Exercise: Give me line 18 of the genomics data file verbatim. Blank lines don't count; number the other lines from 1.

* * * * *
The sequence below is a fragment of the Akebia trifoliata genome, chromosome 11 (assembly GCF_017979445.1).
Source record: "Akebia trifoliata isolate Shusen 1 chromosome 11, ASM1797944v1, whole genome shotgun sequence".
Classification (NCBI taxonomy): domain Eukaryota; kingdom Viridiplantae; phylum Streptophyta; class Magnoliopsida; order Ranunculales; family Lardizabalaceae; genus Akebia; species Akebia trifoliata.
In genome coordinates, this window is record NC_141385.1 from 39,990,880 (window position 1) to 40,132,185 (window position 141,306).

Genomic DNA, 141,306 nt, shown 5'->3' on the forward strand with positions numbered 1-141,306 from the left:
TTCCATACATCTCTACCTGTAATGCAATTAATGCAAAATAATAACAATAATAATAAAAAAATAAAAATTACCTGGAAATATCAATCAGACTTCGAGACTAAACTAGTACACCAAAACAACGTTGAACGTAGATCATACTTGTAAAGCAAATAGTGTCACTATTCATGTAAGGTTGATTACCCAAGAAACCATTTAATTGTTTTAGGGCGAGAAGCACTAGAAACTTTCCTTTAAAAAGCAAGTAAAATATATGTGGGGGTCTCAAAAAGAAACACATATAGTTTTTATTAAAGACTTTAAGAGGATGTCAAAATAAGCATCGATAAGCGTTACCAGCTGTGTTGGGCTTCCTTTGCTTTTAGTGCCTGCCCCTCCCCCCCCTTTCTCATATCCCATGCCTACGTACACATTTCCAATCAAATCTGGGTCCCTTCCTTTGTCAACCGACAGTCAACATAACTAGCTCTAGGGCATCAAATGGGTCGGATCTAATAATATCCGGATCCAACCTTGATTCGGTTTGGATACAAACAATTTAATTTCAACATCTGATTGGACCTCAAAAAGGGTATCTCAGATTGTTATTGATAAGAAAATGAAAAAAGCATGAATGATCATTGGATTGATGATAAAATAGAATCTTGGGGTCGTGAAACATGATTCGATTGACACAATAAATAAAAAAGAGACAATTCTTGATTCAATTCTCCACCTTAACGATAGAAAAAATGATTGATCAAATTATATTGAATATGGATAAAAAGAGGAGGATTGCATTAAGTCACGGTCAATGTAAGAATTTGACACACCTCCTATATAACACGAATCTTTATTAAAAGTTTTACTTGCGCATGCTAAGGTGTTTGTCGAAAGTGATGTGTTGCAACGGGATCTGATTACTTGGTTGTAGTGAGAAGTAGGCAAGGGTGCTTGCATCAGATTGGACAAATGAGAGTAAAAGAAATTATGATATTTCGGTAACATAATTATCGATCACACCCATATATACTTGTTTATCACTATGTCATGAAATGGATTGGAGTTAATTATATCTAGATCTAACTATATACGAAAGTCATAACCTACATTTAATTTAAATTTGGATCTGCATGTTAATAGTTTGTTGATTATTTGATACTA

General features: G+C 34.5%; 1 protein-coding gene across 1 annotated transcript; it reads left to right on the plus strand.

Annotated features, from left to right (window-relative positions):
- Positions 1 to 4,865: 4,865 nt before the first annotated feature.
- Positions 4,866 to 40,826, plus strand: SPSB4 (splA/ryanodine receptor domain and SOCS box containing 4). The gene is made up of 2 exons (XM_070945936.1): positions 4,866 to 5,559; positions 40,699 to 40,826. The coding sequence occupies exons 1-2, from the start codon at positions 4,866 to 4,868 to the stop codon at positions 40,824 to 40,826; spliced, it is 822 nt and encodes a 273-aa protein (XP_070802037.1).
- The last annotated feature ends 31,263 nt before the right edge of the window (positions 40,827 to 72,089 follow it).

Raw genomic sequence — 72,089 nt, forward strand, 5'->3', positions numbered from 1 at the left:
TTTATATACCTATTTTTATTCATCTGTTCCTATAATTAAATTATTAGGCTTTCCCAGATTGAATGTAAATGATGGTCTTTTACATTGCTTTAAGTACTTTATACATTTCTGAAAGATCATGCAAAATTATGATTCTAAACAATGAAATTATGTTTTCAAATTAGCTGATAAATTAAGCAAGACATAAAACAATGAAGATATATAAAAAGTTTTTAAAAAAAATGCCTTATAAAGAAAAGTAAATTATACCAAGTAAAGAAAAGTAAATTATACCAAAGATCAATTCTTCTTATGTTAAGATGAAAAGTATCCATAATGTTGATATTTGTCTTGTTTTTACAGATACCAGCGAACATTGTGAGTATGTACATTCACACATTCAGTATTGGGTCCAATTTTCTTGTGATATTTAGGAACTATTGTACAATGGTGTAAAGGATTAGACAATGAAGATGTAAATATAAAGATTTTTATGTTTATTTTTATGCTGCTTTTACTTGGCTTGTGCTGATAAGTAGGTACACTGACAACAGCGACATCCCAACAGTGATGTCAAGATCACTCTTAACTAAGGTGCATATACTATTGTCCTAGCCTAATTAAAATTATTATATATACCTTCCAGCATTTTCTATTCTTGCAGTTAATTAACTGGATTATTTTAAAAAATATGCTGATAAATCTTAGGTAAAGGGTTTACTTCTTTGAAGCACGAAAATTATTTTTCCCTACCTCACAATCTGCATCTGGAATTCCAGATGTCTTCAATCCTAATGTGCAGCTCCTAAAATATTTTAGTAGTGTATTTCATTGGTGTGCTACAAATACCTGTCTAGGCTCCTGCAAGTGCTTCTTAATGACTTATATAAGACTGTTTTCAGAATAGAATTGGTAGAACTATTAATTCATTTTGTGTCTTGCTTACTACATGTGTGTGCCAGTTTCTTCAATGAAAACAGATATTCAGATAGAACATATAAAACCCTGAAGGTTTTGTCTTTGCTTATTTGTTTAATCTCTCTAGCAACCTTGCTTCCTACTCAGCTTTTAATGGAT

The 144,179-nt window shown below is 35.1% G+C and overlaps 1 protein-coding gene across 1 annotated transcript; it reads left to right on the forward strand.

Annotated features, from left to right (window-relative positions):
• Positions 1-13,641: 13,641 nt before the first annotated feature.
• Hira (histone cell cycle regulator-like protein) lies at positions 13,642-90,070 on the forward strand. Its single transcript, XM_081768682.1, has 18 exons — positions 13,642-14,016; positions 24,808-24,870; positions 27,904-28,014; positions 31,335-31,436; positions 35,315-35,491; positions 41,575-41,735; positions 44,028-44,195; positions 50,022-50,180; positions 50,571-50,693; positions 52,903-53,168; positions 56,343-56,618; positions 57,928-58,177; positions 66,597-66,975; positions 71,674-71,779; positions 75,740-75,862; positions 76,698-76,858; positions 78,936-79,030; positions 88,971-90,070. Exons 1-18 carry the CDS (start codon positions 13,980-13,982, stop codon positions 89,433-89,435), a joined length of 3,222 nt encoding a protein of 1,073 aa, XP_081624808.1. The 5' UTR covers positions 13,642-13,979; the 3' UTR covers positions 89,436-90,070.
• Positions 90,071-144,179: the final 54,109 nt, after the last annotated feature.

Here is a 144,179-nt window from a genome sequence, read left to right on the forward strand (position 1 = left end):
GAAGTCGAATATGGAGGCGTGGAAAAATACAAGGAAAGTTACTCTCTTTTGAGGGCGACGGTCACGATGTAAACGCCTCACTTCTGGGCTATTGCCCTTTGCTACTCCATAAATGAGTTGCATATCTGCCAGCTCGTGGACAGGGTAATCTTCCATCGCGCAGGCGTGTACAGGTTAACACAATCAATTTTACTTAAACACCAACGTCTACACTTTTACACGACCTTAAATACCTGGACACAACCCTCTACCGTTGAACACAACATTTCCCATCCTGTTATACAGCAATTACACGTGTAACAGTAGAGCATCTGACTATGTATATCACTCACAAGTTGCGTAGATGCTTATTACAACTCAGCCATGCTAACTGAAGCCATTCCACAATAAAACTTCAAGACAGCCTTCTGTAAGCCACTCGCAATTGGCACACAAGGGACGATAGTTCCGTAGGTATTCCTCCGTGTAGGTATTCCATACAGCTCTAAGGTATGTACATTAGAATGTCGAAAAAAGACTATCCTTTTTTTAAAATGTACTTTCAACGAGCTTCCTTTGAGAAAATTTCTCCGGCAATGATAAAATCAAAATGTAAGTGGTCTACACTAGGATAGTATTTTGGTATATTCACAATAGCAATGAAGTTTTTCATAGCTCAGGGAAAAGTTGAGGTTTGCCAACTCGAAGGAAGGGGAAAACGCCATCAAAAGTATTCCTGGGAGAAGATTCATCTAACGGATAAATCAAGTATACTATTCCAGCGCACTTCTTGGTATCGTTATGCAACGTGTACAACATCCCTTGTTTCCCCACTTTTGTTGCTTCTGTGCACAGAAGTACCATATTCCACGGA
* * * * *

• Positions 90,071-144,179: the final 54,109 nt, after the last annotated feature.